The regulars who frequent Fitness by Denial were sitting around imbibing their favorite beverages when the topic came up. “What do you think of the court’s decision in the cold beer wars?” asked a senior member of the state legislature.
“Perfect,” said a second who runs one of Indiana’s regulatory commissions. “We ought to invite that judge to join our club. His ruling is totally in keeping with our mission: “to maintain Indiana’s superiority in all matters by denying any alleged defects in our institutions.”
“But did it make sense?” asked the legislator. “After all he didn’t settle anything. Is it right that cold beer be sold only by liquor stores and not by groceries and other stores that are condemned to sell warm beer? Is the temperature of the beer really the issue? Is this a measure to keep cold beer out of the hands of children?”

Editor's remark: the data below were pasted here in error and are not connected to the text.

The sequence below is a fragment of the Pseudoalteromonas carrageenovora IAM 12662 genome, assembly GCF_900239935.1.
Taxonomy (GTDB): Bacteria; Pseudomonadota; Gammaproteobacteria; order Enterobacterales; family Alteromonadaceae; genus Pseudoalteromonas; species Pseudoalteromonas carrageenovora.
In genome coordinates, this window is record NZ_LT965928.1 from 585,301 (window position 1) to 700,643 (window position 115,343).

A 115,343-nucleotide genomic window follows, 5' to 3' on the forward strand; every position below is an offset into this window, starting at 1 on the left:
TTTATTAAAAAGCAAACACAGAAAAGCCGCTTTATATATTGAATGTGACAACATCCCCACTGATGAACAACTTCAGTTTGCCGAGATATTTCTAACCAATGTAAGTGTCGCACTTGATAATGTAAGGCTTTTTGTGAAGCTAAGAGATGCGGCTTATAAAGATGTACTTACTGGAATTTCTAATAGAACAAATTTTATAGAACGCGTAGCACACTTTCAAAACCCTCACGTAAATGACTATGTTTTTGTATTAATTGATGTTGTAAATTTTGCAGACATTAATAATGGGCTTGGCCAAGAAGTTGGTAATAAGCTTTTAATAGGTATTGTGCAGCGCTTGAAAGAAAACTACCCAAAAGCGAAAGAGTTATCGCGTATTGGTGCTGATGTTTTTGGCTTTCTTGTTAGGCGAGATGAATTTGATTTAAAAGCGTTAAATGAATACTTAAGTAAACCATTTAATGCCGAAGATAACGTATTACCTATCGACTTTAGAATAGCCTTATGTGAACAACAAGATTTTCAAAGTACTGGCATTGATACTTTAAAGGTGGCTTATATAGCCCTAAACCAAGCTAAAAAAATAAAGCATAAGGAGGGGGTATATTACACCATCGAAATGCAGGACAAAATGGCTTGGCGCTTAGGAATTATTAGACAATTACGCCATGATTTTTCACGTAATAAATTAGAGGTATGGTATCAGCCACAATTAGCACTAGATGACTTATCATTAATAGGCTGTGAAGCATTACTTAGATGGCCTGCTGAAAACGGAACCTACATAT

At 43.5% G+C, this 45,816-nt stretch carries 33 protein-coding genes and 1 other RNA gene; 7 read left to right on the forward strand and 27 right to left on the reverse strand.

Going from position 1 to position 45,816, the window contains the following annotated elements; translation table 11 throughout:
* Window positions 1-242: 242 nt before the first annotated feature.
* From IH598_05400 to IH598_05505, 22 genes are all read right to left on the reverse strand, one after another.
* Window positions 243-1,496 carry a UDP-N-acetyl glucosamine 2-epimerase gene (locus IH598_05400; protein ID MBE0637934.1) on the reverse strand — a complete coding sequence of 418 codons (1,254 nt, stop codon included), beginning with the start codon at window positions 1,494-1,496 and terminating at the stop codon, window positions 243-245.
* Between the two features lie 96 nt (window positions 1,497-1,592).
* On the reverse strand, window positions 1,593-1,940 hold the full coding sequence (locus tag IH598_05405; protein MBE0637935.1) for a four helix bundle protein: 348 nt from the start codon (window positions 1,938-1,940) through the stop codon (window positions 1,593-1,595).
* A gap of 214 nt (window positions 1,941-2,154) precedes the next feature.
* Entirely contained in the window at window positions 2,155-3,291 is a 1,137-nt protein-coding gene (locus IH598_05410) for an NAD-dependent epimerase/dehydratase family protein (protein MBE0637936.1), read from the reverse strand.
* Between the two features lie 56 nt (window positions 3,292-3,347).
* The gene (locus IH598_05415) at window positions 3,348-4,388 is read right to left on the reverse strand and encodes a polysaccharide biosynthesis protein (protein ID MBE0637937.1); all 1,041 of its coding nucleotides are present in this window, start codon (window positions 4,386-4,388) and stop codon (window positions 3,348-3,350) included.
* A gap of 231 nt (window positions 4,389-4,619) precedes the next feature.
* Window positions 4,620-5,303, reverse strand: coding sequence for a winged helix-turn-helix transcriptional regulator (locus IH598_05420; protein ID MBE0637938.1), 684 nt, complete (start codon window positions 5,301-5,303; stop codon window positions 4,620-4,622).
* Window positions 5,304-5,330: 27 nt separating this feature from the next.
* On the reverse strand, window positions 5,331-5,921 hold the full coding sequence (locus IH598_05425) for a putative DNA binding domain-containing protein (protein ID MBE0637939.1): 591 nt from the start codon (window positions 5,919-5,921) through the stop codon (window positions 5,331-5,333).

A roar of laughter came from the regulator. “You? You’re asking does it make sense? What does making sense have to do with the legislation you and your colleagues pass?”
“Now, listen,” the lawmaker responded. “The judge understood we have the right to make whatever laws we want to regulate the use of alcohol in this state. We decided access to cold beer can be dangerous and therefore restricted. We supported the idea that liquor stores are better places to sell cold beer than making it available widely through such places as convenience stores, drug stores, groceries and other places consumers frequent.”
“Really?” the regulator asked. “What you mean is you and the judge listened to the lobbyists on one side rather than those on the other side.”
“Sir!” the legislator contained his ire. “We listen to all interested parties, but we decide on the merits of the issue.”